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What can B2B tech marketers do to drive better end-to-end event experiences today that help them stand out?

Tech marketers get the importance of serving the buyer’s journey or customer journey, or the overall CX. A very similar opportunity exists to understand the “attendee journey.” Designing an end-to-end experience for event attendees that is highly personalized still remains aspirational for the vast majority of B2B orgs, and it doesn’t have to be. This is especially important for larger, hosted events like User Conferences where there are usually multiple audience groups and where the experience begins months before the event and extends weeks past the final session. B2B tech marketers that take steps to understand the needs of each audience, and then design an attendee experience to address these unique needs will stand out from those who do not.

Can you talk about some of the most interesting B2B SaaS events that have piqued your interest off late?

One can’t discuss B2B SaaS events without mentioning the SaaStr franchise.  both in terms of scale and longevity. Over the past 9-10 years SaaStr have built a community through its events program that has made profound impact on the industry. It’s also a terrific example of a brand that has incorporated the events channel in a deep and meaningful way. Another one that intrigues me is Qualtrics’ X4 franchise. Qualtrics invests in A-list keynotes year after year and has found a way to make this economically viable as a strategy.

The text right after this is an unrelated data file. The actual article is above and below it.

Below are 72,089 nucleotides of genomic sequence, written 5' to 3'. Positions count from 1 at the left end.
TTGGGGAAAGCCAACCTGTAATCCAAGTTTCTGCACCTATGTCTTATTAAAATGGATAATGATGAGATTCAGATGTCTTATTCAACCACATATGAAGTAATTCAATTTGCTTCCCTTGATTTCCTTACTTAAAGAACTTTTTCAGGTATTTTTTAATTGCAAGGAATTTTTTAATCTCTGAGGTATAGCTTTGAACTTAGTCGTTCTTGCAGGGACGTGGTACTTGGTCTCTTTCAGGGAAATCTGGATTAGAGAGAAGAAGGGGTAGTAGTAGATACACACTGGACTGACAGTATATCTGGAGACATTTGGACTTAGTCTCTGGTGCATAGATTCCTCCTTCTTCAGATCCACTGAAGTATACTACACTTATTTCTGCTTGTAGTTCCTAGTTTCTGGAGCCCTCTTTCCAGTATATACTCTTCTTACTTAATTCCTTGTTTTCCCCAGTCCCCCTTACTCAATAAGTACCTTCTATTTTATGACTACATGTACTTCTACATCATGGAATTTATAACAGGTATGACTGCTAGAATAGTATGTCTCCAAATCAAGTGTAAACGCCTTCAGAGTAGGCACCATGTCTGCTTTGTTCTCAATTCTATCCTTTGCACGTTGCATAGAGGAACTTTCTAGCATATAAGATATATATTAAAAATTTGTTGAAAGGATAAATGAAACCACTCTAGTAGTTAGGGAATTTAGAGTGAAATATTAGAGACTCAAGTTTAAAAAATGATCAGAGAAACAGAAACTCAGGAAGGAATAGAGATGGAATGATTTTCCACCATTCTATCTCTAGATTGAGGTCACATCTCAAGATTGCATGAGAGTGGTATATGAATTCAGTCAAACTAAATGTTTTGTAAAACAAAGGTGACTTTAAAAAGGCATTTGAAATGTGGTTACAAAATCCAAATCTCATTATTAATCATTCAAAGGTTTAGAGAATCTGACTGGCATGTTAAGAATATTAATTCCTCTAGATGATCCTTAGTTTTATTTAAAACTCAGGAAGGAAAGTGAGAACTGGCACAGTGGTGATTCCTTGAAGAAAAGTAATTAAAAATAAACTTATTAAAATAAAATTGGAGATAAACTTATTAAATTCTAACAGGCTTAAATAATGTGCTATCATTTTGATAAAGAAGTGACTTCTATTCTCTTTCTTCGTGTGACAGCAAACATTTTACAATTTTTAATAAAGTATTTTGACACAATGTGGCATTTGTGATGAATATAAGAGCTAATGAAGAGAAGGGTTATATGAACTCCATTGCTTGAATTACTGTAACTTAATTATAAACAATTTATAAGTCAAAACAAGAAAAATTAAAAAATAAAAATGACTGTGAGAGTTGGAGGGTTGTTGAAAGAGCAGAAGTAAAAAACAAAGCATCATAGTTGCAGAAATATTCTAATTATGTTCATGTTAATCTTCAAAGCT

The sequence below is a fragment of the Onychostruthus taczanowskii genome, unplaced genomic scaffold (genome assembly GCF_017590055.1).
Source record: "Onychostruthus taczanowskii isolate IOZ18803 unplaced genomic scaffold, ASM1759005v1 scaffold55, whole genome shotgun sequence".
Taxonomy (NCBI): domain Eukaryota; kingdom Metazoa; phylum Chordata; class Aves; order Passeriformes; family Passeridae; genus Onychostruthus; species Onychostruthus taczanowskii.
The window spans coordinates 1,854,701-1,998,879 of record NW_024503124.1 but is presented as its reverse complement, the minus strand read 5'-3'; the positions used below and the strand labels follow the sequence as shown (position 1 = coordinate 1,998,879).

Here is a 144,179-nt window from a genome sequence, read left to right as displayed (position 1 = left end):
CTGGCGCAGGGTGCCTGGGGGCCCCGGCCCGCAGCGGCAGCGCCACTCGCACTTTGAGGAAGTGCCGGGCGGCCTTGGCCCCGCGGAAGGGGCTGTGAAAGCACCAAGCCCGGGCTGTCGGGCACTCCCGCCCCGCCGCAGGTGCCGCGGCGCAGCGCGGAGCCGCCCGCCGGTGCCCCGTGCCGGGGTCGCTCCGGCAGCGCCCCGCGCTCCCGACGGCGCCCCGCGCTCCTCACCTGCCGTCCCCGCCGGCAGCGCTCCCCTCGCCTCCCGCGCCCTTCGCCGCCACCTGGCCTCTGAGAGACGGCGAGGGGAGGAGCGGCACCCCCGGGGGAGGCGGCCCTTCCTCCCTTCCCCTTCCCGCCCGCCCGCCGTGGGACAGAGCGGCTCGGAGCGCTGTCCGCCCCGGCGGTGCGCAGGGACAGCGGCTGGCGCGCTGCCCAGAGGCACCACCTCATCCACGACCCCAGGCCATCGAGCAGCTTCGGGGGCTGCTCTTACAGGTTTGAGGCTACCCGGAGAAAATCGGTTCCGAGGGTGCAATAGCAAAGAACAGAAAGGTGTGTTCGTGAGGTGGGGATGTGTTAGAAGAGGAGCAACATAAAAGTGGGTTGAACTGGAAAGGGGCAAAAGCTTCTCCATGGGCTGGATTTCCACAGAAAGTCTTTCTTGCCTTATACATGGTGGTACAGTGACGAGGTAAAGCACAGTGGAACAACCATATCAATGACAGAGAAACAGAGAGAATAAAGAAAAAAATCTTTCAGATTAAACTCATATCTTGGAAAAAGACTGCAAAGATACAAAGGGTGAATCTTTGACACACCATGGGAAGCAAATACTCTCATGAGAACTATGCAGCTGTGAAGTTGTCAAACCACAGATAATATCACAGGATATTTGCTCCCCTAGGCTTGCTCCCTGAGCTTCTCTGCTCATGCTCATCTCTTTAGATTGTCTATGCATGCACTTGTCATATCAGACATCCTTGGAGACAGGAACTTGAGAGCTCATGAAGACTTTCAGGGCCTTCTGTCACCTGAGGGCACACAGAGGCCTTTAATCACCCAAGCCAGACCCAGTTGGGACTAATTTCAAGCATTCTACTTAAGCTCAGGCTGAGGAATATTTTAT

Five must-dos you’d share with any marketing team who has an event-first strategy as part of their future plans?

1) Start with an audience-centric approach to event strategy and acknowledge that there will likely be more than one audience for most events;

2) Define goals and objectives for each audience to be represented at the event, and strive to align these with the holistic objectives that the organization has for these audiences. Incorporate insights from other teams and channels into this process;

3) Design an attendee experience for each unique audience that seeks to  accomplish the primary objective for each audience. It’s important to acknowledge that there will likely be multiple objectives for each audience, but there should be one objective that is prioritized over the others. The attendee experience should be optimized for that objective vs. diluted across several;

4) Select the appropriate metrics to measure how the event performed against goals and objectives, and strive to align these with the how your organization measures impact across teams and channels;

5) Be sure to include the right voices from teams and stakeholders into discussions of event strategy, objectives, and performance measurement. Different stakeholders often have differing objectives that should be considered and incorporated where possible.

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Cvent is a global market-leading meetings, events, & hospitality technology provider.

Brad Gillespie, is GM at Cvent Consulting

Also Catch – Episode 202 of the SalesStar Podcast: The Importance of Soft Skills in B2B sales with Thomas Hansen, President at Amplitude